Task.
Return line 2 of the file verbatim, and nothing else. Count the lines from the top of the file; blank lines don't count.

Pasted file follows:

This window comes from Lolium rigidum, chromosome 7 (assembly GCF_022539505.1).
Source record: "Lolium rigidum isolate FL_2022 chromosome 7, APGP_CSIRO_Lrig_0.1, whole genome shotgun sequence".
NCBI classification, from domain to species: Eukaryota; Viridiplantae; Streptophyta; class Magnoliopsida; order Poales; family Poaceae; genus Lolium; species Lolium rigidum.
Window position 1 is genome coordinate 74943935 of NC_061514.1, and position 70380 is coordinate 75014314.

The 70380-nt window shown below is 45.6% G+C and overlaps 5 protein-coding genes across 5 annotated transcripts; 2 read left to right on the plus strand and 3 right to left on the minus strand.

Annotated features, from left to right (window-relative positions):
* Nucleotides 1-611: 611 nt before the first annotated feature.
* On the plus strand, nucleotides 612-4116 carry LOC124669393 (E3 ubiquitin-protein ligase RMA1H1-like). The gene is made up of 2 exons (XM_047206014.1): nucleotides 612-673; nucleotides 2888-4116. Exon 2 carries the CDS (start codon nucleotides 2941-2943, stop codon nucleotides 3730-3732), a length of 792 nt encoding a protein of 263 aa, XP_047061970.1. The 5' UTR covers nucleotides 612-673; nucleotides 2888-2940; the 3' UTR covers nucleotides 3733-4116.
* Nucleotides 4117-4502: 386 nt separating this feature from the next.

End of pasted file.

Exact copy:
Source record: "Lolium rigidum isolate FL_2022 chromosome 7, APGP_CSIRO_Lrig_0.1, whole genome shotgun sequence".